This selection of Martyn's work illuminates the changing role of women at the turn of the last century: their struggle for voting rights and the heated debate over “a woman's place” in society. Sketchbook in hand, Martyn pursued and asked questions of suffragists and their critics, of social reformers and society women. She interviewed or sketched activists Alice Paul, Sylvia Pankhurst, Jane Adams, and Margaret Sanger, as well as Helen Taft and Alice Roosevelt Longworth. She drew and was drawn by Charles Gibson, creator of the “Gibson Girl”, made fun of the dictates of fashion, solicited advice from 'experts' about marriage and romance, and was informed by one of the current political bosses there was 'absolutely no hope' for women's suffrage.
See the Progressive Era through the eyes of this pioneering reporter and illustrator, and how she was changed by what she saw.
They were husband and wife; World War I forced them apart. Clair Kenamore was a reporter with a camera on the Western Front; Marguerite Martyn covered the home front with an interviewer's pen and artist's sketchbook.
He reported what he saw: Doughboy Sammy Goldberg coming back from the trenches with seventeen German prisoners. Blond French girls throwing flowers and flirting in German with boisterous American troops. Men dying.
She asked questions, and in her drawings, her imagination soared. Fashionable women wearing fanciful war-themed hats. Befuddled diners wondering how to get around wartime food regulations. Fearful women asking: Marry before he goes overseas, or wait 'til he's home? Strong women taking on men's jobs: running a lathe, operating an elevator, building airplanes, driving trucks. Young boys knitting sweaters.
You learn what historians can't tell you. How did civilians become soldiers? Who took their places on the job and in the fields? What did mustard gas smell like?
You smile, too: Santa Claus checks a shopping list. A uniformed cupid challenges a draft-dodger. A busybody woman peers through a periscope. Camp followers get booted. And a "peach" eats a peach.
* * *
"A feeling of 'you are there" . . . "escape briefly from our current perilous time to another very troubled one a century ago." -- John Rengstorff
She was born Dora Elizabeth Fuller on March 17, 1880, in Mercer County, Illinois, took on several names and husbands, and was suspected of killing one of them.
You will watch this story unfold in much the same way as did newspaper readers in the early years of the last century, when telegraphs were common but telephones were rare, and motorcars were just making their way onto the nation’s dusty roads and rutted highways.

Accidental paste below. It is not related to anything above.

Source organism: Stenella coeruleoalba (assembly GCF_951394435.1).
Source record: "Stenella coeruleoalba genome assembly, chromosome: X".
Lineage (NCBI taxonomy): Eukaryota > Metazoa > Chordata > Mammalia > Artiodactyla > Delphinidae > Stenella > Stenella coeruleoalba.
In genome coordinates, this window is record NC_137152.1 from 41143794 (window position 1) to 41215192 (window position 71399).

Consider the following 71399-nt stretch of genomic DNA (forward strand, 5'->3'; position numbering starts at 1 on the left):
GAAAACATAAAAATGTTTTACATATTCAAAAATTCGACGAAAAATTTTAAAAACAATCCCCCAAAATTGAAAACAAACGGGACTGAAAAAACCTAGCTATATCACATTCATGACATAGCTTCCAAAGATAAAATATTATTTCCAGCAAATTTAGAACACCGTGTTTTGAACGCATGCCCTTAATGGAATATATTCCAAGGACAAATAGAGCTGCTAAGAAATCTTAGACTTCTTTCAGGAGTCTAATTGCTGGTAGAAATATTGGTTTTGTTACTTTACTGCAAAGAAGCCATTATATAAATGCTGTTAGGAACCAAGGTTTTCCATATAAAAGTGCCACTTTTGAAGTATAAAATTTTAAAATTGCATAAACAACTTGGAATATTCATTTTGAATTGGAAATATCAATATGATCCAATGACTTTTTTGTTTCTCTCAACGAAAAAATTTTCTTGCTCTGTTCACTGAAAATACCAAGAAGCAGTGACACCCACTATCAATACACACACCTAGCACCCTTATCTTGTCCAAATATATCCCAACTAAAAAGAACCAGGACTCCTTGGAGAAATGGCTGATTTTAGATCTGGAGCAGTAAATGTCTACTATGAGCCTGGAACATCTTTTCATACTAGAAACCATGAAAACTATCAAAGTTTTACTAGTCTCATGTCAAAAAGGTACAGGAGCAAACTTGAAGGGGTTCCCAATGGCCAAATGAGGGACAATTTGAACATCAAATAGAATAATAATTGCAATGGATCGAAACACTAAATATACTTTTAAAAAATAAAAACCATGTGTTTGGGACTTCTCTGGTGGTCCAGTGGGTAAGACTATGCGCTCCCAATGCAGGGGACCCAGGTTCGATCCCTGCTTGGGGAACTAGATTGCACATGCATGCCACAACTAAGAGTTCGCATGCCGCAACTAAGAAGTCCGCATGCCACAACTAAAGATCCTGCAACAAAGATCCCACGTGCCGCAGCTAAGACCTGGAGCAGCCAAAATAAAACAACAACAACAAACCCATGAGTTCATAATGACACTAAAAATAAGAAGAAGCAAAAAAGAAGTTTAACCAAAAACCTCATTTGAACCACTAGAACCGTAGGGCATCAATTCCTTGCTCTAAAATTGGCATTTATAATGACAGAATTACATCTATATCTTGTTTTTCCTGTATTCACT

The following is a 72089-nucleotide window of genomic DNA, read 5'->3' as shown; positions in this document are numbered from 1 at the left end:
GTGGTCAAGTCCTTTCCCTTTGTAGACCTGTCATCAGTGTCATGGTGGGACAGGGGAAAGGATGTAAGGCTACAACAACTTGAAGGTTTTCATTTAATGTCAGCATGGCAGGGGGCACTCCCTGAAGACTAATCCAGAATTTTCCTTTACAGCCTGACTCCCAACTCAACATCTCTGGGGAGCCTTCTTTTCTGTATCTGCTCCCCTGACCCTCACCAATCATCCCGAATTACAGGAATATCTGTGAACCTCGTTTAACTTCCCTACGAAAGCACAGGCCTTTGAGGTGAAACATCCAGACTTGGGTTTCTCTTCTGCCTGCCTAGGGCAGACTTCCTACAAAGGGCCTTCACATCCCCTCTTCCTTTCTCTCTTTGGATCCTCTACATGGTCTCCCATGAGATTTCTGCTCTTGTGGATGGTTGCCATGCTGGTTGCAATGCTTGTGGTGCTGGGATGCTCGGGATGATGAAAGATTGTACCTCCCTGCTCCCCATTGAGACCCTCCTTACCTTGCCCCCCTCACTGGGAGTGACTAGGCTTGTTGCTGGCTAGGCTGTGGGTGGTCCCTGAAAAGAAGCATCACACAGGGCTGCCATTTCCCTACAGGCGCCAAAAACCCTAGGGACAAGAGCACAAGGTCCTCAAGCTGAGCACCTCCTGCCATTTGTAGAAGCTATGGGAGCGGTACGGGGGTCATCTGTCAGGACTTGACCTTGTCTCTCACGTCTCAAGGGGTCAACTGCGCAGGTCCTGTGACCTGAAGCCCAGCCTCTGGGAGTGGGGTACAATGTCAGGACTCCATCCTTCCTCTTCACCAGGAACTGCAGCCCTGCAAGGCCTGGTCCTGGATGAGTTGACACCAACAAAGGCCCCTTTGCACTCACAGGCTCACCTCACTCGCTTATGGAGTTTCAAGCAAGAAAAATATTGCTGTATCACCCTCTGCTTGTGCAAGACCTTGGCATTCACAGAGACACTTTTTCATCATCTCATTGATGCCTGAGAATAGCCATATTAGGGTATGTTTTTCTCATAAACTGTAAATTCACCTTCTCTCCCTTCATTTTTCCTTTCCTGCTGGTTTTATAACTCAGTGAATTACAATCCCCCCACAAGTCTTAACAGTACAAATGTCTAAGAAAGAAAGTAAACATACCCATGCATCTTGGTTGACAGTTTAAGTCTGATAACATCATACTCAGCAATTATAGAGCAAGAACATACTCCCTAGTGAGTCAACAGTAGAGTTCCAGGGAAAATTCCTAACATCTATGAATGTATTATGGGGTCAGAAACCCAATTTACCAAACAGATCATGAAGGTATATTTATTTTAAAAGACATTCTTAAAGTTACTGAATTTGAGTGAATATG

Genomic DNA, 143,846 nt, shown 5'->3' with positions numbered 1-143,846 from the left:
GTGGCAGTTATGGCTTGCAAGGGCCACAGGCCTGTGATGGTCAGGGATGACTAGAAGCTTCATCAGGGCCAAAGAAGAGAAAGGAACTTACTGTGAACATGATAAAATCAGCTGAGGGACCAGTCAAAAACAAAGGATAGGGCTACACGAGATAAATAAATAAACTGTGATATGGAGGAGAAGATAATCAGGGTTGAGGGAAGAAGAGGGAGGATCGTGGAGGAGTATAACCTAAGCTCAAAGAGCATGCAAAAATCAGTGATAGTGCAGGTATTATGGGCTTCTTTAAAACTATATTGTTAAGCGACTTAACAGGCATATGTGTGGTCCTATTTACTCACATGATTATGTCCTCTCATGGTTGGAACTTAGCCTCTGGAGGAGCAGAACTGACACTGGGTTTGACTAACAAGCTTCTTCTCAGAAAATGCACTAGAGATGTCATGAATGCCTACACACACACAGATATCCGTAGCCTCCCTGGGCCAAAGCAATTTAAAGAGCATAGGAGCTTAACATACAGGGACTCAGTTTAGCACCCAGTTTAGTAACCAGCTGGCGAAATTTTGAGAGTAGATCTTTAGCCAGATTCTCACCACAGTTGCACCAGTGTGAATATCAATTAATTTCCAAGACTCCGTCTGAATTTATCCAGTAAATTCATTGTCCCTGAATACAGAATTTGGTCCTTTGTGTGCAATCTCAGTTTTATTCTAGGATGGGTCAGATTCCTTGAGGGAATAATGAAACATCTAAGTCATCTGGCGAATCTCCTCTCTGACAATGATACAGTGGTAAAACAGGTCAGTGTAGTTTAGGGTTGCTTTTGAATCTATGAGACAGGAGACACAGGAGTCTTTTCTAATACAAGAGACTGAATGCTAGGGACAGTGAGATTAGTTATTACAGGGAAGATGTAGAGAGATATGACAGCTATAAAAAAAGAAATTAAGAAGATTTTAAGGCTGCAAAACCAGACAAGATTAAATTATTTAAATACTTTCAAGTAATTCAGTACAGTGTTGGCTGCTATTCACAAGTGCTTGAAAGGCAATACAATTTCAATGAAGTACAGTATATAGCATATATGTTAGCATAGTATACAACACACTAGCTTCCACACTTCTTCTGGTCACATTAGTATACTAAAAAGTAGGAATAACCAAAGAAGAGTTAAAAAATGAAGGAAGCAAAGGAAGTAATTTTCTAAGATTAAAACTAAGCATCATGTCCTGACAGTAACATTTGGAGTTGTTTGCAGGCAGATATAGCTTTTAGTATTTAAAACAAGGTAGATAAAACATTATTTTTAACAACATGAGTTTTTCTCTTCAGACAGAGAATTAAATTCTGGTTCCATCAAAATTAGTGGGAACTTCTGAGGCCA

As this story grew, other papers throughout the country happily amplified the Dora Doxey tale, which ranged from sordid to titillating to sad to romantic — and was always mysterious.
In the Read All About It! series of fully illustrated true-crime books, you get the actual text — edited for the sake of brevity and for your understanding of these convoluted weeks and months when Dora Doxey was the talk of the nation.
The newspapers which covered this story built the ongoing saga as a confrontation between two women, Dora Doxey, the suspected murderer, and Kate Erder, whose struggle for justice for her dead brother would change her life.
In the background was always the doctor, with his hypodermic needle.
The story is told the way the people of that time devoured it—through the day-by-day newspaper accounts of the murder investigation and trial. It brings you back in time to ask, as people asked then: What happened to the house painter in the home of Mrs. Dodge on that fateful September day in 1911?
It is the story of Alice Maud Hartley, English born with accent to match, good-looking, artistic, a mother, married three times (though later she said it was only two), an adventurous soul who nevertheless was more at home among the salons of the Palace Hotel in San Francisco than she was amid the tree sap and rough frontier of Meadow Lake. Religious, mystical, determined. Quiet.
She killed a man and was sent to prison, where she had his baby.
The other woman was Carrie Brady Glasscock. She said:
"He seated me on the sofa and inquired about my health. As I was still afflicted with malaria, he said he had a sure remedy which he took himself. He made up a dose in a glass and gave it to me to drink. It put me to sleep."
You learn all this through a unique medium — just the way the public learned the details in the 1890s — through newspaper headlines and newspaper stories. It is a truly fascinating and captivating way to "Read All About It!"